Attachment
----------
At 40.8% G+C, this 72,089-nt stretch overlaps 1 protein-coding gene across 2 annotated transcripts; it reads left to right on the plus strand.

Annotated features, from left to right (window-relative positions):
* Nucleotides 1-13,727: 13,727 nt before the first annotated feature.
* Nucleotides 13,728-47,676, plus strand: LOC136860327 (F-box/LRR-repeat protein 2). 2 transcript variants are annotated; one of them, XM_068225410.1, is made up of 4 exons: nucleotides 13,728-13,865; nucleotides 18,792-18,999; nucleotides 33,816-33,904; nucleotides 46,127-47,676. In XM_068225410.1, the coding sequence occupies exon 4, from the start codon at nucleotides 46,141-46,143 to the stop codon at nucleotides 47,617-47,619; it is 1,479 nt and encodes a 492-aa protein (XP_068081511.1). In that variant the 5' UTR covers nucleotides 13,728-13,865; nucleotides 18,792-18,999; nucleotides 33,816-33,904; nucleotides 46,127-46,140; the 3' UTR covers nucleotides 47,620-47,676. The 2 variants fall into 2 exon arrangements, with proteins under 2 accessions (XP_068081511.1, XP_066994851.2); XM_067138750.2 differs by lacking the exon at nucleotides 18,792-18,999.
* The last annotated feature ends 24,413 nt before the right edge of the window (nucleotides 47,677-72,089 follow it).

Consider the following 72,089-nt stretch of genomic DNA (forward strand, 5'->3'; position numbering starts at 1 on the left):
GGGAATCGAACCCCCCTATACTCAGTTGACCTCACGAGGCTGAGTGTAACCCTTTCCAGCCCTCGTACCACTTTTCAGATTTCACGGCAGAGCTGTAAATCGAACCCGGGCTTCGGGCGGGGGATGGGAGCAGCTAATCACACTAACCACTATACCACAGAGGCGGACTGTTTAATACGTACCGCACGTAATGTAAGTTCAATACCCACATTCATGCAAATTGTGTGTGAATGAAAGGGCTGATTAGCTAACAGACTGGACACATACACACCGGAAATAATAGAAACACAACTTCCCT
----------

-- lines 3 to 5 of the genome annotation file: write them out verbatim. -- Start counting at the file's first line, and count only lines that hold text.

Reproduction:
* Nucleotides 1-13,727: 13,727 nt before the first annotated feature.
* Nucleotides 13,728-47,676, plus strand: LOC136860327 (F-box/LRR-repeat protein 2). 2 transcript variants are annotated; one of them, XM_068225410.1, is made up of 4 exons: nucleotides 13,728-13,865; nucleotides 18,792-18,999; nucleotides 33,816-33,904; nucleotides 46,127-47,676. In XM_068225410.1, the coding sequence occupies exon 4, from the start codon at nucleotides 46,141-46,143 to the stop codon at nucleotides 47,617-47,619; it is 1,479 nt and encodes a 492-aa protein (XP_068081511.1). In that variant the 5' UTR covers nucleotides 13,728-13,865; nucleotides 18,792-18,999; nucleotides 33,816-33,904; nucleotides 46,127-46,140; the 3' UTR covers nucleotides 47,620-47,676. The 2 variants fall into 2 exon arrangements, with proteins under 2 accessions (XP_068081511.1, XP_066994851.2); XM_067138750.2 differs by lacking the exon at nucleotides 18,792-18,999.
* The last annotated feature ends 24,413 nt before the right edge of the window (nucleotides 47,677-72,089 follow it).